Mixed Messages

So, it was bonus day on Wall Street this week. Typically Wall Street workers double their salaries during bonus day. This week, there was nada or nearly nada. And this is proper and fine. Tax bailout money should not go to bonuses.

Yet, this means there's going to be a whole lot consuming going on by this huge group of workers in the New York area. The state and feds usually take out a huge chunk in taxes, which go to schools and subways. It's just not good news.

That Madoff disaster couldn't come at a worse time. Foundations, charities, universities and grandmas have lost millions. The dude has to be given some props for keeping it going for so long. But this just diminished trust in Wall Street even further.

But with news of stoke brokers so bored that they're doing their Christmas cards at work, I headed over to Toys R Us with a reduced list. And things were crazy. The Wiis were sold out. They had gotten in a shipment at 9, but were sold out by noon. Women were fighting over Nurf N Strikes. The Rip-Stiks were gone. So, is the economy better than I think? Are people going into massive debt for their kids this year? Is Toys R Us just not stocking their shelves, because they don't have enough credit to buy things in advance?

14 thoughts on “Mixed Messages

  1. I think Toys R US is just understaffed and has a poor level of keeping up with inventory demands. They do not use just in time at all to keep stock and it likely is costing them a ton.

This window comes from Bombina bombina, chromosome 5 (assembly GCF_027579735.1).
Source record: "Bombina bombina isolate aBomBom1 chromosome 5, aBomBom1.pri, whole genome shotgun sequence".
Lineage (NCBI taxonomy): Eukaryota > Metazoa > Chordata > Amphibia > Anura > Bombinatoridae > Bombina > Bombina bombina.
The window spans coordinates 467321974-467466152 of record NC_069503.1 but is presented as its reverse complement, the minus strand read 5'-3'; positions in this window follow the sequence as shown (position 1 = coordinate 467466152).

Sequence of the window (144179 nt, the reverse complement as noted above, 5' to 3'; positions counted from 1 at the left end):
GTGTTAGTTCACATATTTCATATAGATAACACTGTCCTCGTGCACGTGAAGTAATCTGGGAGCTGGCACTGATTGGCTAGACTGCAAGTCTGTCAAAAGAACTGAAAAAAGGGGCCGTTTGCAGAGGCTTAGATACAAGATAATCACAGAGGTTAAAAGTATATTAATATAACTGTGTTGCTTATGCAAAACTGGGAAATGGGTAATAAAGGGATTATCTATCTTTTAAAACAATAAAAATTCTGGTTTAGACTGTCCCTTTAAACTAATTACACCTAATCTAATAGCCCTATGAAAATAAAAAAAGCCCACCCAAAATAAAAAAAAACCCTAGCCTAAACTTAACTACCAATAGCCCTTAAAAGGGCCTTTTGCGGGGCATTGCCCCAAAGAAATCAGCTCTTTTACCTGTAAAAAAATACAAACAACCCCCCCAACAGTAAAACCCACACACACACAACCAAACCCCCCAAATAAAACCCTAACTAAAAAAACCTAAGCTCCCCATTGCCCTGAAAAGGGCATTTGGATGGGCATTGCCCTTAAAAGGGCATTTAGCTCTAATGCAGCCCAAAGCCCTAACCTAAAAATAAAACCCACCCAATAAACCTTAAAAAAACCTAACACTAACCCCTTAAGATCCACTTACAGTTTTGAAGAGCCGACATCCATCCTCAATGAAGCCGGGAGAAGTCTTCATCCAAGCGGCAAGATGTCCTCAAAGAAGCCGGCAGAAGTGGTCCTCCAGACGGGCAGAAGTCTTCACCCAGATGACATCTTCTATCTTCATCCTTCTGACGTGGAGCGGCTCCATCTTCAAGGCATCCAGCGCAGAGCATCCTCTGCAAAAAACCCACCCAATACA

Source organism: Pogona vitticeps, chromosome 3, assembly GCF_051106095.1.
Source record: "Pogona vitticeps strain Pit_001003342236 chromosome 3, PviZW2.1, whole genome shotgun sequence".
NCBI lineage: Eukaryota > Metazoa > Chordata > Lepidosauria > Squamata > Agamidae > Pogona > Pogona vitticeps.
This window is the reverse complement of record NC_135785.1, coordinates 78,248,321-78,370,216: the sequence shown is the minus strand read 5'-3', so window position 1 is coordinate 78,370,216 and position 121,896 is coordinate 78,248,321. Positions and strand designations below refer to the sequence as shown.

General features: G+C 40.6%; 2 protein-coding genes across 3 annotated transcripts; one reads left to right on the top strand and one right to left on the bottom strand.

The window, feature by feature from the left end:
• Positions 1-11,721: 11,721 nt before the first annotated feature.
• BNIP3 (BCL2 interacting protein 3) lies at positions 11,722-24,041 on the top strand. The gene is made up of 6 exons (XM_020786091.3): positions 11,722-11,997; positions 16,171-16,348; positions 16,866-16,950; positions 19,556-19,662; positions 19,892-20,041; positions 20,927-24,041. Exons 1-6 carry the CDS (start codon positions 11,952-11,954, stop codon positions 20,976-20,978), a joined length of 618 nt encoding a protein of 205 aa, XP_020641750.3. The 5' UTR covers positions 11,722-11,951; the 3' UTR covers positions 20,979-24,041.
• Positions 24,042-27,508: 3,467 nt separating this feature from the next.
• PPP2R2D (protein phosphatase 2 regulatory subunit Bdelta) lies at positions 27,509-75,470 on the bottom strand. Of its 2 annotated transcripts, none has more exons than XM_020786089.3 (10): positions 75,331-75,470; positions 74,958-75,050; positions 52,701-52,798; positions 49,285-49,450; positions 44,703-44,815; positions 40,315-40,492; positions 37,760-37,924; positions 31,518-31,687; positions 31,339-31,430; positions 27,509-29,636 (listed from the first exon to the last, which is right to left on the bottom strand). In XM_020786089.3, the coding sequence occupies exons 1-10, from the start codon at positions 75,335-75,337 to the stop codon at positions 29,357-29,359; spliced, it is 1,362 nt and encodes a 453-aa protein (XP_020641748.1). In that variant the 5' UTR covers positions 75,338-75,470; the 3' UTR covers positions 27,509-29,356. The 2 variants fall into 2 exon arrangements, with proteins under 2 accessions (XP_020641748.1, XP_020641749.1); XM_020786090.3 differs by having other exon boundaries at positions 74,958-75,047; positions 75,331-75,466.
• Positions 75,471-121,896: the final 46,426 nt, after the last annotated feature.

for the wii, you can get a text from amazon when it comes in stock and order on there. There is also sites called wiifinder.com and wiifinder that can help you out too in your search. There is a also steep premium on Ebay now so you may want to hold off.

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  2. I went Christmas shopping for my kids and was struck by how picked over the stores were. I was looking for kid’s clothes at Old Navy, Children’s Place, and Gap Kids. And at Old Navy and Gap Kids it really looked like the last days of an end-of-season sale, not the height of the holiday shopping season.
    FWIW, I’ve never had a good experience at Toys R Us. The place is always a madhouse, totally sold out, staffed by idiots.

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  3. Goldman Sachs gave out huge bonuses, at least in the UK.
    The saddest thing about the Madoff debacle is the charities that had to close up shop. What exactly did he persuade himself of, I keep wondering.

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  4. To defend TRU: I had a great experience on Black Friday 2007 at a TRU in SE Mass. Yes, I decided to venture out at 5 am on Black Friday because… well, I have this compulsive need to experience everything at least once. (This year? Online shopping.) Anyway, I waited on line at TRU for almost an hour (got through a whole ep of Dexter on the iPodl; also, store employees were going around giving out candy. Win!) then promptly forgot one of my bags!!! Hours later, I realized and I called back, and the customer service rep was incredibly nice. The cashier had brought my bag to the customer service desk, and when I went back it was waiting for me.
    We were in Manhattan on Tgiving and the day before. We ricocheted back and forth from regretting leaving to not regretting. One thing about NYC we don’t like? Customer service sucks. I get so used to better service here.

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  5. Our malls – even the busy ones – have been empty. Still. TRU was sorta calm but full last weekend, which is when it’s usually a nightmare. The sales are insane – particularly on consumer electronics – but the stores aren’t hopping. I don’t think it’s good news.

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  6. I also wonder if some stores can’t afford to buy enough stock. That may not apply to large chains, but I wonder if smaller stores got caught in the credit crunch and couldn’t stock up appropriately.